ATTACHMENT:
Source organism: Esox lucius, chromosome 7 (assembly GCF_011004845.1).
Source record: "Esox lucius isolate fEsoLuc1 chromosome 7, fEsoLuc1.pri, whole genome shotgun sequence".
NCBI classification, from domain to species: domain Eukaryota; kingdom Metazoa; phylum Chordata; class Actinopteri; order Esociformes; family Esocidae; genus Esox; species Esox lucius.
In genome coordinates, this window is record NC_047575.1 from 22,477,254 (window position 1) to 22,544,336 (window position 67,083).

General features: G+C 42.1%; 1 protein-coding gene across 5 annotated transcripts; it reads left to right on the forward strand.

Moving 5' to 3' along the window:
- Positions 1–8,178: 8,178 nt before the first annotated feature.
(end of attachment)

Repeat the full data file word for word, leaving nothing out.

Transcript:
Source organism: Esox lucius, chromosome 7 (assembly GCF_011004845.1).
Source record: "Esox lucius isolate fEsoLuc1 chromosome 7, fEsoLuc1.pri, whole genome shotgun sequence".
NCBI classification, from domain to species: domain Eukaryota; kingdom Metazoa; phylum Chordata; class Actinopteri; order Esociformes; family Esocidae; genus Esox; species Esox lucius.
In genome coordinates, this window is record NC_047575.1 from 22,477,254 (window position 1) to 22,544,336 (window position 67,083).

General features: G+C 42.1%; 1 protein-coding gene across 5 annotated transcripts; it reads left to right on the forward strand.

Moving 5' to 3' along the window:
- Positions 1–8,178: 8,178 nt before the first annotated feature.